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The world's nations have opened negotiations on international arms trade. They are discussing a treaty aimed at regulating the 55 billion US dollar global weapons market.
The goal is to prevent guns from pouring into conflict zones and fueling wars and atrocities. Liao Liang has more details.
Monday marked the start of the first of three preparatory sessions over the next year, with a four-week conference planned for 2012 to finalize a treaty.
Supporters aim to set common rules for international
arms sales -- from rifles to fighter planes -- to replace a patchwork of national laws riddled with loopholes that make it easy to buy weapons for conflicts.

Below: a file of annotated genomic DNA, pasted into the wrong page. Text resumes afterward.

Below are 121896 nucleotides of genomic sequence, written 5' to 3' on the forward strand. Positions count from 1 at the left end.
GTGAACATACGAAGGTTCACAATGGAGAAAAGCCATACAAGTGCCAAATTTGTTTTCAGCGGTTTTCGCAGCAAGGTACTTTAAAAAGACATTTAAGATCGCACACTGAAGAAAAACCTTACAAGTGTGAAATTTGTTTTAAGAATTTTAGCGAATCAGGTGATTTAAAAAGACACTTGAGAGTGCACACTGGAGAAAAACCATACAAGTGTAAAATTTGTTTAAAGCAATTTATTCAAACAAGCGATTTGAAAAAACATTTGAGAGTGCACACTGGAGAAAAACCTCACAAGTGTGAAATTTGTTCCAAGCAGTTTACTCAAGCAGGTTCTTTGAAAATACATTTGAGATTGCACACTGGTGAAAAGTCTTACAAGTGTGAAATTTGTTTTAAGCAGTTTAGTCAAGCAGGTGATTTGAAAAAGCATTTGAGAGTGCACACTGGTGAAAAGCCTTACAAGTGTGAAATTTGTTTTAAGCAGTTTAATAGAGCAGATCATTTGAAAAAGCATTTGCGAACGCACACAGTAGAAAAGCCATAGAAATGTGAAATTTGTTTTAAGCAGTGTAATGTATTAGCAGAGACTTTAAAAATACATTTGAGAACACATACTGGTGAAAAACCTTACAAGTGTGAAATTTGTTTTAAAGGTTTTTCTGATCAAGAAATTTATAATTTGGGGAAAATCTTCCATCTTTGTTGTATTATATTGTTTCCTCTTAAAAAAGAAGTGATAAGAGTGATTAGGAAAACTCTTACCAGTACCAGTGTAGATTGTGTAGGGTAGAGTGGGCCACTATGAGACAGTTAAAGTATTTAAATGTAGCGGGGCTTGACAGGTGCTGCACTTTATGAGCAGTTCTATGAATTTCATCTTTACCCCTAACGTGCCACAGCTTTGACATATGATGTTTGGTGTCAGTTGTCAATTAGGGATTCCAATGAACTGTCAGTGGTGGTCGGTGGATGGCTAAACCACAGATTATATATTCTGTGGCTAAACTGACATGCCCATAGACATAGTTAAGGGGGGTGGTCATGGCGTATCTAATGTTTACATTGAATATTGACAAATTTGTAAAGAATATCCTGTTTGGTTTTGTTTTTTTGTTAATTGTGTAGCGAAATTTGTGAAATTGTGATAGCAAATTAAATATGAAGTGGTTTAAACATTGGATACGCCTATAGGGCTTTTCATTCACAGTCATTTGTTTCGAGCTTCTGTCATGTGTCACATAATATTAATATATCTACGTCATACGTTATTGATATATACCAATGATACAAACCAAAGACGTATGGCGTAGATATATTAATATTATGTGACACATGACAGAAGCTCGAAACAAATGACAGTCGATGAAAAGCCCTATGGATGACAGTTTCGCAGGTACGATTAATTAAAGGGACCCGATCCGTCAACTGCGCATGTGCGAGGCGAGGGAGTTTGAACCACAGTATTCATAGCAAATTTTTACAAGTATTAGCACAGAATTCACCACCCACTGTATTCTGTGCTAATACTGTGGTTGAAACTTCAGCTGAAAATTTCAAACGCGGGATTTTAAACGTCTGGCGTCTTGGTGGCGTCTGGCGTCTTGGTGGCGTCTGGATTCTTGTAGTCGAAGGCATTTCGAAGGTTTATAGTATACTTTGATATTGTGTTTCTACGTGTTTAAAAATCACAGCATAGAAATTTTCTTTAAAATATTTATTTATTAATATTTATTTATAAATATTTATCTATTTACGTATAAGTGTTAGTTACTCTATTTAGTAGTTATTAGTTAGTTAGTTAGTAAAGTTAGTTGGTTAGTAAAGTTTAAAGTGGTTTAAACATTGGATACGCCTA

Key issues in the negotiations include what criteria governments will have to meet to get a green light for arms sales, and how compliance will be monitored.
The discussions also include a paragraph diplomats say is essential for the United States, where the right to private gun ownership is a sensitive domestic issue. The paragraph says national governments will continue to regulate their own arms sales at home.
UN disarmament chief Sergio Duarte told delegates from the 192 member states they could "help reverse the vicious cycles of conflict and armed violence".
Some delegates expect a draft text within two weeks. British delegate John Duncan says that's "over-ambitious," but he also admits that some countries now appear more receptive to a treaty than last year.
One person every minute dies as a result of armed violence, and some 128 armed conflicts since the end of the Cold War in 1989 have led to at least 250,000 deaths each year, according to the Control Arms Campaign, an international advocacy group.